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Understanding the Main Investment Risks
All investments carry risks, and there’s no such thing as a risk-free investment. So it’s up to you as an individual investor to determine which risks you are willing to tolerate. Here are some of the major risks to consider:
- Inflation Risk – This is risk related to the loss of purchasing power through inflation. Every month the Bureau of Labor Statistics will release the latest inflation rates based on the current Consumer Price Index. “Inflation is taxation without legislation,” as the late economist Milton Friedman said.
- Systematic Risk – This is risk related to stock market volatility where a stock’s price can decrease over both short and long periods of time.
- Unsystematic Risk – This is risk related to an individual issuer of a stock or fixed income investment going bankrupt. This can be mitigated through spreading out your investment dollars among many individual investments—known as diversification—as well as putting a portion of your funds into investments that come with built-in insurance protection against losses, such as FDIC-Insured CDs and annuities, which are backed by Insurance Guaranty Associations.
- Interest Rate Risk – This is risk related to Central Bankers changing interest rates, which could cause the value of some types of fixed income investments, such as a bonds, to decline. Now if you buy individual bonds and hold to maturity, value losses have no real effect on your holdings, but there’s a chance of a loss of purchasing power if the average inflation rate over the term of the individual bonds is higher than the coupon rate (interest rate being paid). Bond mutual funds, however,rise or fall in value due to changes in interest rate policies that are set by Central Bankers like The Federal Reserve.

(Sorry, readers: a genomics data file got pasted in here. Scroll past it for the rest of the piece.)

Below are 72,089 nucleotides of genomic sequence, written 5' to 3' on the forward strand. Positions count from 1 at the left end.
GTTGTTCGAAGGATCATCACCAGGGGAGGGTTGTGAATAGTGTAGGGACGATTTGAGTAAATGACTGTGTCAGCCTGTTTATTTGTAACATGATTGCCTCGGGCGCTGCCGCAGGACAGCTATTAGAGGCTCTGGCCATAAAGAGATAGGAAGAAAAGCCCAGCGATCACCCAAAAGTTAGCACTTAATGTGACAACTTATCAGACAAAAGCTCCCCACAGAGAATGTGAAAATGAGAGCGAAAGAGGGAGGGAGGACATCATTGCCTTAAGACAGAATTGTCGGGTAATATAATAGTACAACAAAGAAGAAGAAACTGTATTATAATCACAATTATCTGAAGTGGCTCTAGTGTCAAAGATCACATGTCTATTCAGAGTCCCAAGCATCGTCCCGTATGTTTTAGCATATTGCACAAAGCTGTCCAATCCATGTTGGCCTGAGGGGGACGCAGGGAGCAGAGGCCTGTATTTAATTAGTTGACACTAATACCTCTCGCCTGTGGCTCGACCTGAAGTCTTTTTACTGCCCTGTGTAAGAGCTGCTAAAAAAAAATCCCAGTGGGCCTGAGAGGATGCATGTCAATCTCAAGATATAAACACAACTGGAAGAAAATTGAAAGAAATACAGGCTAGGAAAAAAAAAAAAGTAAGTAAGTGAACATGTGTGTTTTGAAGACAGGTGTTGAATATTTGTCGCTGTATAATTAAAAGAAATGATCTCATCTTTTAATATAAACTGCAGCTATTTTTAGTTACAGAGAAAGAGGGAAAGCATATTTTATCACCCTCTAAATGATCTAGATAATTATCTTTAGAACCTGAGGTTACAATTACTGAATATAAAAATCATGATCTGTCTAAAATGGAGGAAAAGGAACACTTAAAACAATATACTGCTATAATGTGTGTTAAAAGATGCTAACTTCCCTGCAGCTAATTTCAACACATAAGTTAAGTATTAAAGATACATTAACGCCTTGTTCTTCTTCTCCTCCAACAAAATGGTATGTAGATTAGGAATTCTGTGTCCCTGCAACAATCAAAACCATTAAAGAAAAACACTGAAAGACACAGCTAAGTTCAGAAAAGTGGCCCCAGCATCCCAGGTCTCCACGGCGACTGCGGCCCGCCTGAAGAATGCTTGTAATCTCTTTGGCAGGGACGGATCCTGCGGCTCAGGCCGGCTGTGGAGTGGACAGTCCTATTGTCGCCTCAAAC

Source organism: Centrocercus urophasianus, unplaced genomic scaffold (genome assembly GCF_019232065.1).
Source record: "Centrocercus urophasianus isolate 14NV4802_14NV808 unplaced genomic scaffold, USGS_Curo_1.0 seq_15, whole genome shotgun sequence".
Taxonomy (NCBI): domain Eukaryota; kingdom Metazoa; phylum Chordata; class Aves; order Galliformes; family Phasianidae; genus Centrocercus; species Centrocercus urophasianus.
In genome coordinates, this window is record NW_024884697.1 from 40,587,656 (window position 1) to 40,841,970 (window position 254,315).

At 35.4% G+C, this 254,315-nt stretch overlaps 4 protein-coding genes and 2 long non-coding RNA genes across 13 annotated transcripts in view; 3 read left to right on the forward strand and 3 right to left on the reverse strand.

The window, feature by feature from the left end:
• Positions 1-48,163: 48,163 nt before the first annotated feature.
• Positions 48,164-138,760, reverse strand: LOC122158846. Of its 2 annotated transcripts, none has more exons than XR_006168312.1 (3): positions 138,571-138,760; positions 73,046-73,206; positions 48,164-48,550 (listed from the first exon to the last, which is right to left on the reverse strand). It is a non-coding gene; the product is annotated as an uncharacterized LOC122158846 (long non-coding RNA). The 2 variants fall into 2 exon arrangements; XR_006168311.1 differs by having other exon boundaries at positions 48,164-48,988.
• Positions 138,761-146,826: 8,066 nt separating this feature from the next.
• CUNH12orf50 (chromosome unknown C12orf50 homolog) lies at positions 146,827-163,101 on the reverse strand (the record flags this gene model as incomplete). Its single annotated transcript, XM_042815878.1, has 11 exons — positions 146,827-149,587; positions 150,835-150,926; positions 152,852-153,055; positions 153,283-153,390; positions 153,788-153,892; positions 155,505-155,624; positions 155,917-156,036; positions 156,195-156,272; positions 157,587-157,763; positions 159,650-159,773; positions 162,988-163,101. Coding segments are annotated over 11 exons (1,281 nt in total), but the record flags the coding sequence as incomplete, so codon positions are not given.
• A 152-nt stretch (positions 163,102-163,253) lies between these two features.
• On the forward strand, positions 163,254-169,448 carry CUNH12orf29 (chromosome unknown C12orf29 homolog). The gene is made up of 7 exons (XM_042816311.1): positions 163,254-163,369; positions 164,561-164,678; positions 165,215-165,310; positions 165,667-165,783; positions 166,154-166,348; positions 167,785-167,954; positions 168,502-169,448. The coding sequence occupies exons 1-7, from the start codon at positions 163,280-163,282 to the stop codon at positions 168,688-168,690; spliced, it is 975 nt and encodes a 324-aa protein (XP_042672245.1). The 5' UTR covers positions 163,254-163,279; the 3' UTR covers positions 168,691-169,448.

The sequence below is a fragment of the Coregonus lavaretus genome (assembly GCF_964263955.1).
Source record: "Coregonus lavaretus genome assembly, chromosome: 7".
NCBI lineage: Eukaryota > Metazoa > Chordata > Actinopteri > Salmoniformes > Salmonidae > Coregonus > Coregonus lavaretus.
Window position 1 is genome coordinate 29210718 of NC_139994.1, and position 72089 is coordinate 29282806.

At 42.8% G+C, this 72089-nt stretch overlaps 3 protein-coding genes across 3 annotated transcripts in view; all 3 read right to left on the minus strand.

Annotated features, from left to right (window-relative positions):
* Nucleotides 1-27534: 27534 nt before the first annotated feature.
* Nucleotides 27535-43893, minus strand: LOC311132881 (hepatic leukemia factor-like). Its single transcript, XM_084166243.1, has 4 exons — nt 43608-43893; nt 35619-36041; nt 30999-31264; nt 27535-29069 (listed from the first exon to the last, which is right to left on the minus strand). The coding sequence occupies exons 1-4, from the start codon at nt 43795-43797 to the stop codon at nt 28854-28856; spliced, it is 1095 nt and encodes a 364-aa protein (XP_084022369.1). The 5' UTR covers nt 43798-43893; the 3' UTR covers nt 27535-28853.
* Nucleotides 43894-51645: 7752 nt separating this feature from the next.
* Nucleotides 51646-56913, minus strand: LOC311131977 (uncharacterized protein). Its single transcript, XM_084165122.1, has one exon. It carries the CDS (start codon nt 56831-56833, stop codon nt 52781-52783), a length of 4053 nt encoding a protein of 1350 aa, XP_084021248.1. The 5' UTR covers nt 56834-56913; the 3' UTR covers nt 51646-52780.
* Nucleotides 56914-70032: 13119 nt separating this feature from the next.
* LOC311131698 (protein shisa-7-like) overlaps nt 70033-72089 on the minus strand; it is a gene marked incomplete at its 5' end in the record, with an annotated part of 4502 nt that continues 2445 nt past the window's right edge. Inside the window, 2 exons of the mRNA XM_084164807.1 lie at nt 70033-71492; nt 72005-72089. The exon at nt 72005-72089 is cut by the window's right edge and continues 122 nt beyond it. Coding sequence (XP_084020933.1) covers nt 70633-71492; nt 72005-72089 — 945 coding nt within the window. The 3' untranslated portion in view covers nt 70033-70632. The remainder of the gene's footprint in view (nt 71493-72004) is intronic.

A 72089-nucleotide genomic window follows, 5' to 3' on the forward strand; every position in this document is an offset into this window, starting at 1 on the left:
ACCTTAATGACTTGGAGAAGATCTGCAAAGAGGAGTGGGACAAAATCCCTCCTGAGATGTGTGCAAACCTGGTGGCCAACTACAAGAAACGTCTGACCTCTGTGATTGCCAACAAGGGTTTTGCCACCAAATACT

- Credit Risk – This is risk measured by bond rating agencies such as Standard & Poor (S&P), that provide the likelihood that an issuer of a bond will be able to make the expected principal and interest payments of the bond term. Ratings that are BBB and above are considered to be the lowest risk (“investment grade”).
Know Your Risk Tolerance
Although traditional wisdom will tell you to put your “age” in fixed income investments such as bonds and then put the rest in stocks, my recommendation is to base your investment allocation on your own individual risk tolerance. For example, some people cannot stomach systematic risk (stock market volatility) and end up selling their holdings during bear cycles when they should in fact be focused on buy/hold strategies. This could cause massive investment losses and it would be much better for an individual who can’t handle stock market volatility to invest more of their funds in fixed income investments.